Ouch.

No matter the quality of writing, Hailey's novels were engrossing, methodical dissections of big corporations, meticulously picking out the cogs and springs and levers--laying them all out on the table for his readers to examine.  He was the James Michener of the industrial world.  "Research is like a woman's slip," he explained to one interviewer. "It's necessary, but it should never show.  I realize I get a bit carried away, and mine sometimes does show."  His obituary writer, getting into the spirit of things, returned the favor: "A trim, lean figure, with a natty line in clothes and an enthusiasm for expensive cars and yachts, Hailey flossed his teeth three times a day, and brushed them for 2½ minutes after every meal."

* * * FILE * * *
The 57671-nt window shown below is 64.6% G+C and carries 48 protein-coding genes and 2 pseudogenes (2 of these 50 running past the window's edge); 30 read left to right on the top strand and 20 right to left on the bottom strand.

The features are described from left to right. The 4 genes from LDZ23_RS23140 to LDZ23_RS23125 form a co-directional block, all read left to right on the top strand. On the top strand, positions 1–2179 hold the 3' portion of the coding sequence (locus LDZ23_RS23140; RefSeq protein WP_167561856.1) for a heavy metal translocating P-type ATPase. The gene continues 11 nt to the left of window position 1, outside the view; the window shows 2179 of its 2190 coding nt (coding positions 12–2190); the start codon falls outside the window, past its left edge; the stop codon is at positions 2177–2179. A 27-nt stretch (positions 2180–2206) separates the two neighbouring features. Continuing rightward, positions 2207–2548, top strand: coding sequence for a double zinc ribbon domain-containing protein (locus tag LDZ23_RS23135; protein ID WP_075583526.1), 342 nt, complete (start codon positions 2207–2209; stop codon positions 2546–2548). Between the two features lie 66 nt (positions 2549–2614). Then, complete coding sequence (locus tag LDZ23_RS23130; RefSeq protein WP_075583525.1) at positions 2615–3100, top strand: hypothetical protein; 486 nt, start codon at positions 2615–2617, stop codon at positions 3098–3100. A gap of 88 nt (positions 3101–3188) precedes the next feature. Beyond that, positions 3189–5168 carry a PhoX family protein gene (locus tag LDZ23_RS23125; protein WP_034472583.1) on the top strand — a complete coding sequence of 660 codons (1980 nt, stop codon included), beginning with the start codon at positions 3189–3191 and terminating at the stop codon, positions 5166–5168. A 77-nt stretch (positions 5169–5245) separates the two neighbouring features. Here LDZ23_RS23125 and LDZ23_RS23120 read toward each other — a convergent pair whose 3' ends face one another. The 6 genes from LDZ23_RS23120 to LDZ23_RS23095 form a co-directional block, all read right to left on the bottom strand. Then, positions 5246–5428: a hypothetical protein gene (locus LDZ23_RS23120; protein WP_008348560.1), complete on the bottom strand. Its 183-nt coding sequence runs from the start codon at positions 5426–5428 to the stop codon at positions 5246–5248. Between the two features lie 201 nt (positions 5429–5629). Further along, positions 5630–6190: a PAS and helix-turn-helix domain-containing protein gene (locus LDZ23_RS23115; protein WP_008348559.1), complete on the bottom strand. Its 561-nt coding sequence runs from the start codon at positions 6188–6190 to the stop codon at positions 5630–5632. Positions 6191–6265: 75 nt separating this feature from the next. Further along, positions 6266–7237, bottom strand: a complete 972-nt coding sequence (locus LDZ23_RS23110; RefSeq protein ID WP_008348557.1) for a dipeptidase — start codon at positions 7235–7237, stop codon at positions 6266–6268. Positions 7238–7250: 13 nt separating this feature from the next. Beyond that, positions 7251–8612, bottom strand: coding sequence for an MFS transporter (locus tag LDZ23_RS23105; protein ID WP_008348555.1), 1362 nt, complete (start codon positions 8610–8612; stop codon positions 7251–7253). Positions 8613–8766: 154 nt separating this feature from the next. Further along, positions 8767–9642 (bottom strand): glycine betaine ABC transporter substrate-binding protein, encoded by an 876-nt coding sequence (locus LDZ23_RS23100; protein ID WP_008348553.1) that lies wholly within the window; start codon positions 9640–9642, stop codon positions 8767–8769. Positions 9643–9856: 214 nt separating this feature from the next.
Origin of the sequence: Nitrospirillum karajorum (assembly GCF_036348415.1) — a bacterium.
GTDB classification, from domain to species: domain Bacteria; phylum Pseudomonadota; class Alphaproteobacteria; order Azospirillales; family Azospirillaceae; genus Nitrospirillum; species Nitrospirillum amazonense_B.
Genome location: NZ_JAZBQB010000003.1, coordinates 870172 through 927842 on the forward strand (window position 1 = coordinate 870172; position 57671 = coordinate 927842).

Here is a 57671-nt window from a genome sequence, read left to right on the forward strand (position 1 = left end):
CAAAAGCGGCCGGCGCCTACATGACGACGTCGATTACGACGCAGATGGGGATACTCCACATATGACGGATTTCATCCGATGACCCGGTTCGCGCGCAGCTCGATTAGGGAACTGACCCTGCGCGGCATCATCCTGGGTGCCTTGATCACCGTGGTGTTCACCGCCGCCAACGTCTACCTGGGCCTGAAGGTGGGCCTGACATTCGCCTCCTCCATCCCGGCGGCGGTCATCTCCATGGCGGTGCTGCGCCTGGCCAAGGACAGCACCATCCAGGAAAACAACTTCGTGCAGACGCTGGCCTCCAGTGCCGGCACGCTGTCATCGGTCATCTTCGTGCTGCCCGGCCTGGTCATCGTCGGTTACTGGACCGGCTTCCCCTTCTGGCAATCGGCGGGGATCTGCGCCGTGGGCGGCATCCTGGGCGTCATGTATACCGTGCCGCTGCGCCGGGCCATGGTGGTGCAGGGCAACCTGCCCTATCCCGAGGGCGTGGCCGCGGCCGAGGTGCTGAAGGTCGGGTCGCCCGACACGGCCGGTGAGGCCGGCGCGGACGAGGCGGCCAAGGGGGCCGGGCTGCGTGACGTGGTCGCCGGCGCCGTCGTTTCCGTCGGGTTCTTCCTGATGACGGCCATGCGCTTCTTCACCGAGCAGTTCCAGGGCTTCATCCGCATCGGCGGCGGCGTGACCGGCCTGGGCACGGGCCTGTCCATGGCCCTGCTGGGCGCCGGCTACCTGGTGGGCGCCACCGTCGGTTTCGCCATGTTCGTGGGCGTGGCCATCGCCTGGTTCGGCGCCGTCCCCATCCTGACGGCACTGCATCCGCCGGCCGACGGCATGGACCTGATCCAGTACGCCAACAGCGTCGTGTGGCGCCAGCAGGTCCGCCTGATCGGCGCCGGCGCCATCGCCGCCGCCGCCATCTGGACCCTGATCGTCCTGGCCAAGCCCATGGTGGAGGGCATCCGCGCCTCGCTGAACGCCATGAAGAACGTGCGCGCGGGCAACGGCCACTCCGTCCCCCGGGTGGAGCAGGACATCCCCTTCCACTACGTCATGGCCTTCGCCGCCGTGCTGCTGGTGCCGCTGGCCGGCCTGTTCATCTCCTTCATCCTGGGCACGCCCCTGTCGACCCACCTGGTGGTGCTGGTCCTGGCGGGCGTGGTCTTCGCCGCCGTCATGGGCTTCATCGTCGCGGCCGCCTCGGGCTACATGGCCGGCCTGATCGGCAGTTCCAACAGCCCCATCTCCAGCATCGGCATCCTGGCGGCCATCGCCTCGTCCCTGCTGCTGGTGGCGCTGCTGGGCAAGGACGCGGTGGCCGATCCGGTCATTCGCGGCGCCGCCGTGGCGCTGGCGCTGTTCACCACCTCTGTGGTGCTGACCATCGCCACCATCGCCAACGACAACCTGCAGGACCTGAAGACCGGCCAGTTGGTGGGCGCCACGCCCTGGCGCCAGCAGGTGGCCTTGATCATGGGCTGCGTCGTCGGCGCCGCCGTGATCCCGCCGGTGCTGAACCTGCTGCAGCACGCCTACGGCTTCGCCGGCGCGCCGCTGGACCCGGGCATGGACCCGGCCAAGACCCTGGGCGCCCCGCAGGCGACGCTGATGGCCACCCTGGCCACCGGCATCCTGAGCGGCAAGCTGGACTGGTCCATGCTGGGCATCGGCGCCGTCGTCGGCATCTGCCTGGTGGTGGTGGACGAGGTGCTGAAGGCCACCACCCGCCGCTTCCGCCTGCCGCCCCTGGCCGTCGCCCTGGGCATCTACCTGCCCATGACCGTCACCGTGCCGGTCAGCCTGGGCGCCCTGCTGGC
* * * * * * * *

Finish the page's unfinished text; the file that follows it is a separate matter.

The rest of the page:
*     *     *

You roll the stepladder into position and climb to the heights of the H section.  The cat watches from below, rubbing its cheek against a leg of the ladder.

You have seen something: a title, a memory, an obsession.  You reach overhead for the book--white dust jacket, bold black letters--and pull it down to eye level.  On the cover designed by Paul Bacon, the "O" of "Moneychangers" is a bank vault door.  It looks like a gold coin.  It is your prize this afternoon in a small Montana bookstore.

Its neighbor on the shelf is the chromatic opposite: the black-jacketed Wheels.  Before you step down the ladder, you grab it and add it to your Hailey haul.

The books are a time capsule and you are hurtled back through wars and presidencies and recessions, to a year before the internet, before phones were smart and books ran on batteries, before the wrinkles on your face, the flab around your belt, and the grey salting your hair.

1976.